In the CISCE-affiliated Gundecha Education Academy, Kandivali, Mumbai, ICT teaching-learning aids are used from preschool to class XII. All classrooms are equipped with proj-ectors, television, digital recorders and laptops. “Teachers use digital products and technology as supplementary teaching aids. They are the decision-makers and choose what digital content and modules are to be used in the classroom. Our experience with ICT has been very positive, enhancing the overall teaching-learning experience,” affirms Seema Buch, principal of Gundecha Academy.
Although government schools have been less than enthusiastic about introducing new digital technologies into their classrooms, the small minority of Central government-promoted K-12 schools are exceptions. For instance, the 1,087 Kendriya Vidyalayas (KVs) spread across the country, acknow-ledged as role model government schools, tend to be well-equipped with fully-functional computer laboratories often housing more than 30 terminals.
According to Avinash Dikshit, commissioner of Kendriya Vidyalaya Sangathan, this academic year 50 KVs will install Smart boards and 720 schools will host projector-fitted computers in their classrooms. “We had assigned 2,500 KV teachers the task of developing online content within six months. Currently the content of 24 subjects for classes III-XII has been digitised. We will roll it out in the form of CDs in all our schools and teachers will use them as supplementary teaching aids,” says Dikshit.
Similarly and surprisingly, the country’s 593 Central government-funded Jawahar Navodaya Vidyalayas — class VI-XII CBSE-affiliated boarding schools for rural children — are also strongly committed to ICT-aided secondary and higher secondary education. According to most evaluation and assessment reports, in terms of adapting to new digital classroom technologies JNVs are on a par with KVs, an indicator of great but largely unfulfilled enthusiasm in the rural hinterland for ICT-aided education.
Nevertheless despite ICT-aided education being the flavour of the season and a majority of private schools having digitised content and outfitted classrooms with projectors and interactive whiteboards, there are a few institutions deliberately swimming against the tide. A case in point is the Shri Ram School, Delhi, ranked India’s No.1 day school in the EducationWorld Survey of Schools 2011, which has not installed whiteboards in any of its four campuses in Delhi and Gurgaon. “We don’t want to install electronic boards just because everyone else is doing so. We believe they discourage teachers from creating and developing innovative pedagogies in their classrooms. However, we have installed contemporary computer labs with over 600 personal computers in each campus,” says Mark Parkinson, director of Shri Ram School, adding that all four campuses of the school have installed digitised administration and governance systems. The ‘Shri Connect’ ERP (enterprise resource planning) software records everything from students’ performance and attend-ance to posting project reports and teachers’ discussions on online forums.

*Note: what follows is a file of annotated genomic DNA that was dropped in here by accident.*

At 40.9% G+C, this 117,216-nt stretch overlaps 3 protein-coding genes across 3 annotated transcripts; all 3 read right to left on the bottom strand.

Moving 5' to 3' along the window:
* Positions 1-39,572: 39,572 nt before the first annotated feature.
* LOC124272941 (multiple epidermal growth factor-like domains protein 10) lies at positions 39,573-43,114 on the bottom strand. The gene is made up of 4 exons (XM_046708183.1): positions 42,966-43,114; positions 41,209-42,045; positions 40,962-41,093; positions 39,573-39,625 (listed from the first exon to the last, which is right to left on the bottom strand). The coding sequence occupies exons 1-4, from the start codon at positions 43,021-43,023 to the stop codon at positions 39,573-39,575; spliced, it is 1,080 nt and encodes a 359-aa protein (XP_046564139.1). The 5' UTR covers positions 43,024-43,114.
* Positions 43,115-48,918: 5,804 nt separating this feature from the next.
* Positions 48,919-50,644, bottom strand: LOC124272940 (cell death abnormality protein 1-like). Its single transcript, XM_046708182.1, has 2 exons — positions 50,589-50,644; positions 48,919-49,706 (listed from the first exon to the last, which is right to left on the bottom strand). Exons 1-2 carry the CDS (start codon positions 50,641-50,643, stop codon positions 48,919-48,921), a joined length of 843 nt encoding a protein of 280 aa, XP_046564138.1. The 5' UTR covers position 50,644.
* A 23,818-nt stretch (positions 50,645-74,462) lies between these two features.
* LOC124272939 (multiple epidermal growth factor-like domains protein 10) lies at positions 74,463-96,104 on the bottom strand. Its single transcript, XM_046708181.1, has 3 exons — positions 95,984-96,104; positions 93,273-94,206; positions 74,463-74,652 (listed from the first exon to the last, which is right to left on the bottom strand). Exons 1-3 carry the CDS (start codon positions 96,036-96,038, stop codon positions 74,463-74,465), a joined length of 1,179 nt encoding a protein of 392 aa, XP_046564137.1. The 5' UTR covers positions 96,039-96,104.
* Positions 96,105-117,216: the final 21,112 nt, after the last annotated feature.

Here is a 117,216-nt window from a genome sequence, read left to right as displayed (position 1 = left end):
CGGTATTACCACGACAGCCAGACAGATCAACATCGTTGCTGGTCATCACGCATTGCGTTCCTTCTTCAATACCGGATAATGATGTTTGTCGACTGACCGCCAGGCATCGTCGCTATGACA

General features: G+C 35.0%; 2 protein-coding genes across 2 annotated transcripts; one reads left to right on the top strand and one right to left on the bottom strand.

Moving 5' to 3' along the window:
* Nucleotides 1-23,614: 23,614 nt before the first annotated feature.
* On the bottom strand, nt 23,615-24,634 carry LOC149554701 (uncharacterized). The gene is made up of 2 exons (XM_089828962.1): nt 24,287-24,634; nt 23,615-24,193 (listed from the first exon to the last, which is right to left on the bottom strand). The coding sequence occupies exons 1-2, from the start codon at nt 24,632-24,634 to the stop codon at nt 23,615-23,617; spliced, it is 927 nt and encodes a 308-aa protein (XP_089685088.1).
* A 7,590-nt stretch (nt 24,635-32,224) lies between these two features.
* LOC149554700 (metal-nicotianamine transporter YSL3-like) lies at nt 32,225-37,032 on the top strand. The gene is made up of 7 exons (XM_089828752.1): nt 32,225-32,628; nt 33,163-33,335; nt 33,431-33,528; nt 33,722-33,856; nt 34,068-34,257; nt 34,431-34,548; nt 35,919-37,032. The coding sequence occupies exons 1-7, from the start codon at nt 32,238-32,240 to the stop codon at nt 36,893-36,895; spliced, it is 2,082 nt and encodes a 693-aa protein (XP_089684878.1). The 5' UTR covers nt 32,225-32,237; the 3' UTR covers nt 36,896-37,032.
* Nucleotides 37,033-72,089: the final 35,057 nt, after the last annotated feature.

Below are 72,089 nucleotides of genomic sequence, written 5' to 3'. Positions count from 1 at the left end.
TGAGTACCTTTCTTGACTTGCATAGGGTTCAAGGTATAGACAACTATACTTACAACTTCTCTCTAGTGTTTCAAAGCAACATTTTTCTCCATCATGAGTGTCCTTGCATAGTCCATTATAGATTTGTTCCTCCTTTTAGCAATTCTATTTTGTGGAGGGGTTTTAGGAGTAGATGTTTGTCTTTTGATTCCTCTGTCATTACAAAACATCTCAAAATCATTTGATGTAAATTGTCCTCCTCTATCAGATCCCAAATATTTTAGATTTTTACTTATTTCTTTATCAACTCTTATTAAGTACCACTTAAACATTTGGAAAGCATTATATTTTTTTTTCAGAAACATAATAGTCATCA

Even as India’s 80,000 private schools are racing ahead in investing and adapting to ICT technologies, its 611 universities and 31,000 colleges seem to be trapped in a time warp. Projectors, SMART boards, digital content, laptops, computer tablets etc are conspicuously absent in the classrooms of the great majority of higher education institutions where teaching-learning still happens the chalk-n-talk way. “The usage of ICT in university education is way below expectation. It exists on paper and policy, but only a handful of univer-sities have applied and integrated ICT into their curriculums and teaching practices. This is mainly because of inadequate teacher training and out-dated classroom pedagogies,” says Sanjay Ranade, head of the department of communication and journalism, Mumbai University (estb. 1857) which doesn’t provide broadband connec-tivity to its 5,000 students.
Mumbai University is not an exception. Elsewhere too, the pace of introduction and integration of ICT into state government-owned universities is progressing at dial-up speed. For instance Bangalore University (estb. 1886), which boasts a massive number of 665 affiliated colleges, is yet to introduce interactive display boards in its classrooms, and internet access to students is available only in the library apart from the computer and visual arts departments.